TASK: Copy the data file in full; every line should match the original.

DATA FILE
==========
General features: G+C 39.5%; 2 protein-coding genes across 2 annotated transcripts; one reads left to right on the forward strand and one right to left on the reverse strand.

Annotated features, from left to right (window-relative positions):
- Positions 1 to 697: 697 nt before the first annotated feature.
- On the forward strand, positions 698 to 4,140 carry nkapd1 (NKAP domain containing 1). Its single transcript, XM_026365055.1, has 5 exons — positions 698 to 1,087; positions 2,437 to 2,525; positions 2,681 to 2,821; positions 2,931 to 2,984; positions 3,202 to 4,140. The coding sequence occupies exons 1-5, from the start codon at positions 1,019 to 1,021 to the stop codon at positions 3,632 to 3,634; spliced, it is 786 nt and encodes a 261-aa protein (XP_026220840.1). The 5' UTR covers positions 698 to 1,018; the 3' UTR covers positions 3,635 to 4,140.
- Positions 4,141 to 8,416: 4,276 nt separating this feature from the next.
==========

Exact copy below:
General features: G+C 39.5%; 2 protein-coding genes across 2 annotated transcripts; one reads left to right on the forward strand and one right to left on the reverse strand.

Annotated features, from left to right (window-relative positions):
- Positions 1 to 697: 697 nt before the first annotated feature.
- On the forward strand, positions 698 to 4,140 carry nkapd1 (NKAP domain containing 1). Its single transcript, XM_026365055.1, has 5 exons — positions 698 to 1,087; positions 2,437 to 2,525; positions 2,681 to 2,821; positions 2,931 to 2,984; positions 3,202 to 4,140. The coding sequence occupies exons 1-5, from the start codon at positions 1,019 to 1,021 to the stop codon at positions 3,632 to 3,634; spliced, it is 786 nt and encodes a 261-aa protein (XP_026220840.1). The 5' UTR covers positions 698 to 1,018; the 3' UTR covers positions 3,635 to 4,140.
- Positions 4,141 to 8,416: 4,276 nt separating this feature from the next.